Bible = Gospel?

Discussion in 'Baptist Theology & Bible Study' started by 12strings, Dec 23, 2012.

  1. 12strings

    12strings
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    Do ya'll agree with this or disagree?

    I realize it depends on you definition of the Gospel...but consider the following, and let me know if each would be considered "preaching the gospel" ...or even considered right preaching.

    1. I preach on Genesis 1 and do not mention Jesus, only making application that we should worship God because he made us and all things.

    2. I preach on Matthew 5 about not lusting, but not mention that Jesus died to forgive lust...only that you shouldn't do it.


    Could the above be considered "preaching the Gospel", or even be considered "right preaching of the word" If the larger meta-narrative of scripture is not mentioned?

    What say you?
     
  2. zrs6v4

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    I do not think that we can rightly discuss sin or other preaching matters without Jesus having something to do with it.

    Does this mean that every time we talk about truth we have to go through a gospel tract? No

    I would have to consider sermons in Acts and letters written to churches. Is there every a time that someone spoke truth without including Jesus and His work?

    Can the gospel only be implied through a sermon, say you were preaching through a historical book and there is no natural place for Jesus to be preached? Do you always make a point to talk about Jesus even if awkwardly forced?

    The danger is probably legalism or leading a church to forget what drives them (gospel) therefore it must always be spoken of. It may not need to be spoken of every time although it may be hard not to mention when our hearts are in the right place.
     
  3. Herald

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    In the the thread of mine you mentioned, I quoted from Spurgeon:

    The reason Spurgeon made this statement is that he believed all scripture pointed towards Christ. Another way of saying it is that all scripture is fulfilled in Christ. So, even if a particular passage does not reference Jesus directly, it does so obliquely. Jesus Christ is the mortar that holds the Bible together.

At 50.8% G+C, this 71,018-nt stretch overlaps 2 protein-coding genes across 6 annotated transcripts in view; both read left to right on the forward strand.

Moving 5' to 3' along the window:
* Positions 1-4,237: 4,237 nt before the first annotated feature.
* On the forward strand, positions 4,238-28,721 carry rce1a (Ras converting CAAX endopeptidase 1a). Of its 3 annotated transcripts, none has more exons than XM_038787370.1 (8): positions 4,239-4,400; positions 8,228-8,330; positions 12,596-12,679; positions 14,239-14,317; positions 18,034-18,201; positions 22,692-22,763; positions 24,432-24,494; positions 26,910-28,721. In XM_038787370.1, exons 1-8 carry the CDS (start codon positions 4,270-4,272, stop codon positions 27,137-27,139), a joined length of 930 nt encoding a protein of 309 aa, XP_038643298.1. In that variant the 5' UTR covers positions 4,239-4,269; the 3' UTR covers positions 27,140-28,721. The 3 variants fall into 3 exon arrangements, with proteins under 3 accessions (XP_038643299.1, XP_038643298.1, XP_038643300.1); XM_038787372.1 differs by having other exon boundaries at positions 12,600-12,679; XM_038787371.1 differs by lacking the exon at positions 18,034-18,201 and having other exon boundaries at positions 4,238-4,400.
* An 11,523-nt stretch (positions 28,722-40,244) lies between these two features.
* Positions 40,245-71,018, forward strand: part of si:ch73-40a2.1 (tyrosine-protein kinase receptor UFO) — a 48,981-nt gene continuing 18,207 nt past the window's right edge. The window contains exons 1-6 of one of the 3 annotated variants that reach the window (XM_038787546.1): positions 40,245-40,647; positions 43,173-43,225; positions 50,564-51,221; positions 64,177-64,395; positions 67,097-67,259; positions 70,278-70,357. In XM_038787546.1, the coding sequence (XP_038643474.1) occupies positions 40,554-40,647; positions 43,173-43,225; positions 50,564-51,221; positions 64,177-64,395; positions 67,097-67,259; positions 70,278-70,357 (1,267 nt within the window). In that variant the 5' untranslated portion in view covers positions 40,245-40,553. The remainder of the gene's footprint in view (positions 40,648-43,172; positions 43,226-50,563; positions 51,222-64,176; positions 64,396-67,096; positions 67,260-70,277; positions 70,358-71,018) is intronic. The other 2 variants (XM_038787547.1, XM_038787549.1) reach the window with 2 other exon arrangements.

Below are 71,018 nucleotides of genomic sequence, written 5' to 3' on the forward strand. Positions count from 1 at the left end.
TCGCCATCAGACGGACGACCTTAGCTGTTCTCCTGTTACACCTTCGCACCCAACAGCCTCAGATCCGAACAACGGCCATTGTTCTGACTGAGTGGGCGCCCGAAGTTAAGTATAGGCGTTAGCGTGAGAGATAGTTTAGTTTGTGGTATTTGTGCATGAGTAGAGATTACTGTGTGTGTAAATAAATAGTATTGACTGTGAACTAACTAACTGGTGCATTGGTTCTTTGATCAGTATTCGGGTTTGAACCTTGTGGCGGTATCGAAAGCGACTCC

4. 12strings

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    I would agree with this...

    So would you say that my OP examples are correct preaching of the Gospel, or not?
     
  5. Van

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    I think lots of folks can preach from the Bible without touching on the topic of salvation from sin, which is the good news. Or another gospel could be presented which actually blocks folks from understanding the gospel. Recently I read of a sermon that said Jesus was Xenophobic. Clear contradiction with the gospel message that Jesus was sinless.
     
  6. Herald

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    I think so. Obviously a sermon is going to include other passages in support of your main point.
     
  7. 12strings

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    Just to press a bit more, You would say that a sermon on Matthew 5 that simply said "Jesus Doesn't want you to lust...if you lust you're guilty before God of adultery" ...is a complete and proper preaching of God's Word?
     
  8. Herald

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    Well, look at my previous post. If that was the only thing you said in the sermon (a three second sermon), then no. But I am assuming that you're preaching a full sermon with other supporting verses, and that you will expound on the text. In that case, yes. If you're doing that text justice then you are preaching the gospel.
     
  9. 12strings